What Are the Components of an Appraisal?

Getting a house can be the most significant transaction some of us will ever make. It doesn't matter if where you raise your family, an additional vacation property or one of many rentals, the purchase of real property is a detailed financial transaction that requires multiple people working in concert to pull it all off.

Most of the participants are very familiar. The real estate agent is the most known entity in the exchange. Then, the mortgage company provides the money needed to fund the exchange. And ensuring all areas of the sale are completed and that the title is clear to pass to the buyer from the seller is the title company.

To learn more about appraising, click here to see a short video or call us today to talk about your specific property.

So, who's responsible for making sure the value of the real estate is consistent with the purchase price? In comes the appraiser. We provide an unbiased opinion of what a buyer could expect to pay — or a seller receive — for a parcel of real estate, where both buyer and seller are informed parties. A licensed, certified, professional appraiser from Appraisals by Kana, LLC will ensure, you as an interested party, are informed.

Inspecting the subject property

Our first duty at Appraisals by Kana, LLC is to inspect the property to determine its true status. We must see aspects of the property first hand, such as the number of bedrooms and bathrooms, the location, amenities, etc., to ensure they indeed exist and are in the condition a reasonable person would expect them to be. The inspection often includes a sketch of the property, ensuring the square footage is proper and conveying the layout of the property. Most importantly, we identify any obvious amenities - or defects - that would have an impact on the value of the property.

After the inspection, we use two or three approaches to determining the value of real property: a sales comparison, a replacement cost calculation, and an income approach when rental properties are prevalent.

Replacement Cost

Here, the appraiser analyzes information on local building costs, labor rates and other factors to ascertain how much it would cost to build a property nearly identical to the one being appraised. This value usually sets the upper limit on what a property would sell for. The cost approach is also the least used predictor of value.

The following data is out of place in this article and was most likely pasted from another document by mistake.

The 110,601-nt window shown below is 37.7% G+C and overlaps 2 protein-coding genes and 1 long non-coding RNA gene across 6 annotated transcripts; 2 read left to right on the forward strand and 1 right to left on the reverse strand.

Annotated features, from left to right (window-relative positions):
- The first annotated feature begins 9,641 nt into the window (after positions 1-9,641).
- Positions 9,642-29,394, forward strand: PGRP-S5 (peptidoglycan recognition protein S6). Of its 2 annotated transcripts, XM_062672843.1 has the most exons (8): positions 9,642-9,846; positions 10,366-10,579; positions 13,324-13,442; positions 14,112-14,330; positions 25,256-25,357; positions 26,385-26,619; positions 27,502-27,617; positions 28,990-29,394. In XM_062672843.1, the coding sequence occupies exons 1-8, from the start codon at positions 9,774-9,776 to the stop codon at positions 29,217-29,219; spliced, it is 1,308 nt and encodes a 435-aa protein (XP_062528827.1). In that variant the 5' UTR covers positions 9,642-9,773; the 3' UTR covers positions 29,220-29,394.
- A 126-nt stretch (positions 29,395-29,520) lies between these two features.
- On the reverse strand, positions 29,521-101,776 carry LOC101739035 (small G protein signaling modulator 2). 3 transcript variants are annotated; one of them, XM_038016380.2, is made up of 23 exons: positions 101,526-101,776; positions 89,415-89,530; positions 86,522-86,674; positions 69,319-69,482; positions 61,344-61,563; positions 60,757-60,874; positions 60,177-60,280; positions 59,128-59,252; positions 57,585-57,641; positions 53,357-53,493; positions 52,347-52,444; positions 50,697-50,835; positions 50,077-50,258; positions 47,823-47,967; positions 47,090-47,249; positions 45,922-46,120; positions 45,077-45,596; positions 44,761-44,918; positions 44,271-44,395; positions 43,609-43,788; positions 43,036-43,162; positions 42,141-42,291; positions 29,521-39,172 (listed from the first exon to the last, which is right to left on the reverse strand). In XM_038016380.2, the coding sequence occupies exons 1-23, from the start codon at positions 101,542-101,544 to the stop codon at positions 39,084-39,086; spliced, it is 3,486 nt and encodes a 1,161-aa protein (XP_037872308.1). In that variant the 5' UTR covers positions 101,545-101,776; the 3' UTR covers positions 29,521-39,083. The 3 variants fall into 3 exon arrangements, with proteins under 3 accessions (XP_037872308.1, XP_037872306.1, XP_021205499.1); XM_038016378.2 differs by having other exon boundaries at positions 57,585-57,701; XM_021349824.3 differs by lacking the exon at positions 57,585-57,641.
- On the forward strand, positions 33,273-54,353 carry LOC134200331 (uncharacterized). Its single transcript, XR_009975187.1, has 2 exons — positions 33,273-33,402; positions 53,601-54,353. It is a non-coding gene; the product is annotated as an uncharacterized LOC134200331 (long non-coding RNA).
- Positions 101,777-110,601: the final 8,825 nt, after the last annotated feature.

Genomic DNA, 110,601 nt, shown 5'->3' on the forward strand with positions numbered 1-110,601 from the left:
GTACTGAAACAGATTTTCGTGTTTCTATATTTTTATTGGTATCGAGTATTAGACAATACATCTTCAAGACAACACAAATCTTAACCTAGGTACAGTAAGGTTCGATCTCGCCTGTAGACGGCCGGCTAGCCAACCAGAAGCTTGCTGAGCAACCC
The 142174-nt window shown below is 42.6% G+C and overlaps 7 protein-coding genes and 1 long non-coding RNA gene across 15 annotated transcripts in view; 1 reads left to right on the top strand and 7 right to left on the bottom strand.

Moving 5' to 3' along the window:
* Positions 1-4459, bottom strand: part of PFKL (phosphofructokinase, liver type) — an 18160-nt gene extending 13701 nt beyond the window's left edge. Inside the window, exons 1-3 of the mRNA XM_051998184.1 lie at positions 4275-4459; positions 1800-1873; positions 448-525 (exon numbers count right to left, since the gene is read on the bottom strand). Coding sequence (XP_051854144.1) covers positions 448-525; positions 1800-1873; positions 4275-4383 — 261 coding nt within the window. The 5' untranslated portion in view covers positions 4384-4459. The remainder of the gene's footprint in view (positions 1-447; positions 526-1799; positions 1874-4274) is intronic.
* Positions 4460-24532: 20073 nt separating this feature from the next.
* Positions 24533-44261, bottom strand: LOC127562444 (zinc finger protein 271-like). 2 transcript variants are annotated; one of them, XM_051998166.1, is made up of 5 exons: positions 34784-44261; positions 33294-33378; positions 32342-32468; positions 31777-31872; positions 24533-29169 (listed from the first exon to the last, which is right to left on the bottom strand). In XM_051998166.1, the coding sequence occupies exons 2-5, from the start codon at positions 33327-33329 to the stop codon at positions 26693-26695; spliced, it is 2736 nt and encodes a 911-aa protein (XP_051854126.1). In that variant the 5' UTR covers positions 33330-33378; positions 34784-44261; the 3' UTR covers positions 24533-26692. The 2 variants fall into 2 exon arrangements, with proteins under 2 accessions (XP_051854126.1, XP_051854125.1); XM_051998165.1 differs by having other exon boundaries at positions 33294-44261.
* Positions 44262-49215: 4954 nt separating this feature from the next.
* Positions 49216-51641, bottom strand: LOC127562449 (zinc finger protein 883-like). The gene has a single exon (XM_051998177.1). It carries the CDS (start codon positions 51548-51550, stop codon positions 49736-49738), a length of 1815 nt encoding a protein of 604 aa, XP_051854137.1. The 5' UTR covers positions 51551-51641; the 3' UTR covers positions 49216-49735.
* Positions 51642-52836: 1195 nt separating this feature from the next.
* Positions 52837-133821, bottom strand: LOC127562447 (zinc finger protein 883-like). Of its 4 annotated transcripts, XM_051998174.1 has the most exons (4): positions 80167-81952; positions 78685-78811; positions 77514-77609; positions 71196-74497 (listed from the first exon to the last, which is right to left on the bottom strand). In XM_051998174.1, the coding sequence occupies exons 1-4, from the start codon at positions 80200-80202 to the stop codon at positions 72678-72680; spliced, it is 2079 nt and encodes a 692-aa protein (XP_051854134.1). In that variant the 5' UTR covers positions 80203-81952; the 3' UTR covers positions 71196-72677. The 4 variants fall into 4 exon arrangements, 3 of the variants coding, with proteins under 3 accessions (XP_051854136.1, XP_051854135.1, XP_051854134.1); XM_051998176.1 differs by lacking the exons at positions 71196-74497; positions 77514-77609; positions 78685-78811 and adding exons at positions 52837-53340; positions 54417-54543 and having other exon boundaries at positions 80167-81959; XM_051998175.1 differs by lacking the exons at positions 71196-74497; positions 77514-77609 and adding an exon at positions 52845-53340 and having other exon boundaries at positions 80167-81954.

Sales Comparison

Appraisers can tell you a lot about the neighborhoods in which they work. They innately understand the value of specific features to the homeowners of that area. Then, the appraiser researches recent sales in close proximity to the subject and finds properties which are 'comparable' to the home at hand. By assigning a dollar value to certain items such as fireplaces, room layout, appliance upgrades, additional bathrooms or bedrooms, or quality of construction, we adjust the comparable properties so that they are more accurately in line with the features of subject property.

  • For example, if the comparable has a storm shelter and the subject does not, the appraiser may deduct the value of a storm shelter from the sales price of the comparable.
  • However, in the case where the subject has something such as an extra half bath that a comparable doesn't have, the appraiser might add the value of that bath to the comparable property.

An opinion of what the subject might sell for can only be determined once all differences between the comps and the subject have been evaluated. When it comes to knowing the true value of features of homes in Lafayette and Lafayette, Appraisals by Kana, LLC can't be beat. The sales comparison approach to value is commonly given the most weight when an appraisal is for a home exchange.

Valuation Using the Income Approach

A third way of valuing a house is sometimes used when an area has a reasonable number of rental properties. In this situation, the amount of income the property produces is factored in with other rents in the area for comparable properties to derive the current value.

Coming Up With The Final Value

Combining information from all approaches, the appraiser is then ready to put down an estimated market value for the subject property. Note: While this amount is probably the most accurate indication of what a property is worth, it probably will not be the price at which the property closes. It's not uncommon for prices to be driven up or down by extenuating circumstances like the motivation or urgency of a seller or 'bidding wars'. Regardless, the appraised value is often used as a guideline for lenders who don't want to loan a buyer more money than the property is actually worth. Here's what it all boils down to, an appraiser from Appraisals by Kana, LLC will help you attain the most fair and balanced property value, so you can make the most informed real estate decisions.